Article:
Avian flu outbreak in the Gambia threatens birds on East Atlantic Flyway

An outbreak of avian influenza in seabirds in the Gambia could affect vast numbers of birds migrating along the East Atlantic Flyway, unless international funding is secured, warn conservationists.

Teams from the West African Bird Study Association (Wabsa), the Gambia’s Department of Parks and Wildlife Management, and UK-based NGO Conservation Without Borders have buried hundreds of dead birds over the past three weeks, including some ringed birds from Europe.

The Gambia’s Ministry of Agriculture confirmed the H5N1 outbreak on 4 April after analysing samples from Tanji bird reserve, about 12 miles from the capital, Banjul. The East Atlantic Flyway links bird migration routes from the Arctic Circle to southern Africa via western Europe.

“It’s migration season, so these outbreaks threaten birds and poultry all the way from Africa to Europe and the UK,” said Sacha Dench, founder of Conservation Without Borders and an ambassador for the UN’s Convention on Migratory Species, who saw more than 500 dead seabirds at two sites last week at the Tanji bird reserve.

“The local conservation organisation [Wabsa] is expected to respond yet can’t even afford the £24 boat fuel to go to Bijol Islands,” Dench said. “The cost of it spreading is so much more than simply surveillance and control by good field workers.”

Many low- to-middle-income countries have limited conservation funds, she added. “Most rely on international funding and some money from tourism to pay for the services of local park staff. But when an emergency like bird flu hits, the government has priorities like chicken being important protein for local people.

“Rapid reaction is critical. So having staff on the ground with the resources that enable them to act is essential,” said Dench, who secured temporary funds for the boat fuel. She has written to ask the UK government to help fund the surveillance and disposal of infected birds, a critical matter for the government at a time when the UK’s bird flu restrictions on free-range poultry are only just being lifted.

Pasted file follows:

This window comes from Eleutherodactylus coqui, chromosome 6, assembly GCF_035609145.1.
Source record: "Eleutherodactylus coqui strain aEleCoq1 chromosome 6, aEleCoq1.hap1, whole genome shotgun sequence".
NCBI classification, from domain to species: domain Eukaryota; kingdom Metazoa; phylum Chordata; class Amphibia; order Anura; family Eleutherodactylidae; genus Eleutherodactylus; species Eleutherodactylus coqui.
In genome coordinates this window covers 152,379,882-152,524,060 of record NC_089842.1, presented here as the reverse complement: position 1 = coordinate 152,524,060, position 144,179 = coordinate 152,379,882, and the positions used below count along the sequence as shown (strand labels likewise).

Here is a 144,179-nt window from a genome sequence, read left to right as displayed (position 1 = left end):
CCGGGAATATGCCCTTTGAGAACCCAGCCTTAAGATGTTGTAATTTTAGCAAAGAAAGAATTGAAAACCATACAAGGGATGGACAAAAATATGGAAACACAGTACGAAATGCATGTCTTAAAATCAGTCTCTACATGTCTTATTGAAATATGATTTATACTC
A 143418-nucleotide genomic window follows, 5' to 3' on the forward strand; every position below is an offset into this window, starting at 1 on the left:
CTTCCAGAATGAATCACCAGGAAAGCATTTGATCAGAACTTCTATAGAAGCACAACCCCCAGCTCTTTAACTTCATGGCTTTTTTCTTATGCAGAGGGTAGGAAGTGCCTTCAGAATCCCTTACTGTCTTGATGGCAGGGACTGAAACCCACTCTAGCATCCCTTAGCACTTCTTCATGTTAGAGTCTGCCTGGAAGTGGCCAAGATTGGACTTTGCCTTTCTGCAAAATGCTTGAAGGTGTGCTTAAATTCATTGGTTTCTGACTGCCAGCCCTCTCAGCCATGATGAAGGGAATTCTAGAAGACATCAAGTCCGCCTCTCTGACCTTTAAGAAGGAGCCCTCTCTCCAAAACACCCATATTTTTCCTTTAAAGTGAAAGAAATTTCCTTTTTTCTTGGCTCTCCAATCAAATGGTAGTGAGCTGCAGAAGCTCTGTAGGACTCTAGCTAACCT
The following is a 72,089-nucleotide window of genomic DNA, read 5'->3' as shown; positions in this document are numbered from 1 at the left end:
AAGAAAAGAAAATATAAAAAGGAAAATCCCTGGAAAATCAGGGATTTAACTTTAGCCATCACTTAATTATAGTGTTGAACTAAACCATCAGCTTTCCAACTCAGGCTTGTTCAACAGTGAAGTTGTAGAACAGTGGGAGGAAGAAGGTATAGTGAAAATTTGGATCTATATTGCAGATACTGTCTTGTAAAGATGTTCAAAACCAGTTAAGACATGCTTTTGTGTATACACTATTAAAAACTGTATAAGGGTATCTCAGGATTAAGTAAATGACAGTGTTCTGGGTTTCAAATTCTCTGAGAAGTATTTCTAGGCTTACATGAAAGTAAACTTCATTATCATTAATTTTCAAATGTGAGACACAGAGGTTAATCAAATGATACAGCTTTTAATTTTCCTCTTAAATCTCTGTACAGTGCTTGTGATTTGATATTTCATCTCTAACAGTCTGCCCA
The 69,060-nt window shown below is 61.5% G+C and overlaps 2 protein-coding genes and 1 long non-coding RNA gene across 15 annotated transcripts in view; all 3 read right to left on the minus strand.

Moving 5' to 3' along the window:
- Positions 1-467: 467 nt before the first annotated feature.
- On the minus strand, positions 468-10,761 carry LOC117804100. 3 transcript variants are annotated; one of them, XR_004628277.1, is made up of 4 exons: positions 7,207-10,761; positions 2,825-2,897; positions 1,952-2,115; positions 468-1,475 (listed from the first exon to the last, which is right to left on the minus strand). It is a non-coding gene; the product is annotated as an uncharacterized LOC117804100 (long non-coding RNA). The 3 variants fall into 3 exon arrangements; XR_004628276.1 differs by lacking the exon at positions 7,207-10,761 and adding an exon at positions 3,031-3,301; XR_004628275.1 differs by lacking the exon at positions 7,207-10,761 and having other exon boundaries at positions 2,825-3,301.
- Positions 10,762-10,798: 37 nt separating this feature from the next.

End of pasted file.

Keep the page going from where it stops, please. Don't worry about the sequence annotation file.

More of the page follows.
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“Investing in monitoring activities in developing countries would save a lot of birds we love, and could save [the poultry farming] industry a lot of money,” said Dench, who hopes that other national governments could also support the Gambia’s avian flu recovery efforts. “This is more than conservation, this is management of a global pandemic, and we should at least be offering assistance to those with less resources on the migration flyways that the UK sits right at the centre of.”

Fagimba Camara, head of the research unit at Wabsa, who has been monitoring the Bijol Islands and digging holes in the sand to bury dead birds, says that minimising spread of infection is a “big task”.

“This is the most important place for migratory species in the Gambia because we record so many in large numbers, including royal terns, Caspian terns, ruddy turnstones and osprey, which fly from Scotland and other parts of Europe for their wintering time.” At the beginning of the month, Camara found 246 dead birds. This week, his team found 107, mainly royal terns. “At least we are seeing the number of affected birds decreasing,” he said.

Awa Joof, research officer for Wabsa, said: “The most difficult thing to do is dig bird graves, so it is definitely so sad for me to see birds dying in such large numbers.”

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